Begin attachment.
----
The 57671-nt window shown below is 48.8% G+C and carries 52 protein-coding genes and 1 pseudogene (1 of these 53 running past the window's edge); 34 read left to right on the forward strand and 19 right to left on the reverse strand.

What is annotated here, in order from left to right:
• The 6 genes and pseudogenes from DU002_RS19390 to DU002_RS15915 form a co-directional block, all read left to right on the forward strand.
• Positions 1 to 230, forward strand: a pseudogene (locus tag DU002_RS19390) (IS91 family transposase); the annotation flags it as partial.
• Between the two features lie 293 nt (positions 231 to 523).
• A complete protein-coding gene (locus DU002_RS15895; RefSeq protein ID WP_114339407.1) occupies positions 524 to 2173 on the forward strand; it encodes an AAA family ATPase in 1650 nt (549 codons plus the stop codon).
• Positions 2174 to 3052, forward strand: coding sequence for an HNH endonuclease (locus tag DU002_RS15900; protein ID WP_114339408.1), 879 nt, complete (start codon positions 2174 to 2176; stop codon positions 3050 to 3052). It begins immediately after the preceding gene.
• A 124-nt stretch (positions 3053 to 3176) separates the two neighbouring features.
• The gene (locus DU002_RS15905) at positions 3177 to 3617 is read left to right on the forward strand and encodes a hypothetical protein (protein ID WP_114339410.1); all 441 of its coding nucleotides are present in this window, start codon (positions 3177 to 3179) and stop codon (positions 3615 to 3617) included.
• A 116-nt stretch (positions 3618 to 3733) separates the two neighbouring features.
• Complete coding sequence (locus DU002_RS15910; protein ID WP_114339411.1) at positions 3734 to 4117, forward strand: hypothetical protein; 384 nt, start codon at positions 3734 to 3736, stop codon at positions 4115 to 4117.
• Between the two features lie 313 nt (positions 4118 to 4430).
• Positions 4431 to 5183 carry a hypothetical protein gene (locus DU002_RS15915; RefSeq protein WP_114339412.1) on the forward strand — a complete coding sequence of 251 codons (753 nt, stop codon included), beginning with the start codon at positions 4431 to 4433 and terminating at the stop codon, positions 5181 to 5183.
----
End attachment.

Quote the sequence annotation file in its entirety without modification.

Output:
The 57671-nt window shown below is 48.8% G+C and carries 52 protein-coding genes and 1 pseudogene (1 of these 53 running past the window's edge); 34 read left to right on the forward strand and 19 right to left on the reverse strand.

What is annotated here, in order from left to right:
• The 6 genes and pseudogenes from DU002_RS19390 to DU002_RS15915 form a co-directional block, all read left to right on the forward strand.
• Positions 1 to 230, forward strand: a pseudogene (locus tag DU002_RS19390) (IS91 family transposase); the annotation flags it as partial.
• Between the two features lie 293 nt (positions 231 to 523).
• A complete protein-coding gene (locus DU002_RS15895; RefSeq protein ID WP_114339407.1) occupies positions 524 to 2173 on the forward strand; it encodes an AAA family ATPase in 1650 nt (549 codons plus the stop codon).
• Positions 2174 to 3052, forward strand: coding sequence for an HNH endonuclease (locus tag DU002_RS15900; protein ID WP_114339408.1), 879 nt, complete (start codon positions 2174 to 2176; stop codon positions 3050 to 3052). It begins immediately after the preceding gene.
• A 124-nt stretch (positions 3053 to 3176) separates the two neighbouring features.
• The gene (locus DU002_RS15905) at positions 3177 to 3617 is read left to right on the forward strand and encodes a hypothetical protein (protein ID WP_114339410.1); all 441 of its coding nucleotides are present in this window, start codon (positions 3177 to 3179) and stop codon (positions 3615 to 3617) included.
• A 116-nt stretch (positions 3618 to 3733) separates the two neighbouring features.
• Complete coding sequence (locus DU002_RS15910; protein ID WP_114339411.1) at positions 3734 to 4117, forward strand: hypothetical protein; 384 nt, start codon at positions 3734 to 3736, stop codon at positions 4115 to 4117.
• Between the two features lie 313 nt (positions 4118 to 4430).
• Positions 4431 to 5183 carry a hypothetical protein gene (locus DU002_RS15915; RefSeq protein WP_114339412.1) on the forward strand — a complete coding sequence of 251 codons (753 nt, stop codon included), beginning with the start codon at positions 4431 to 4433 and terminating at the stop codon, positions 5181 to 5183.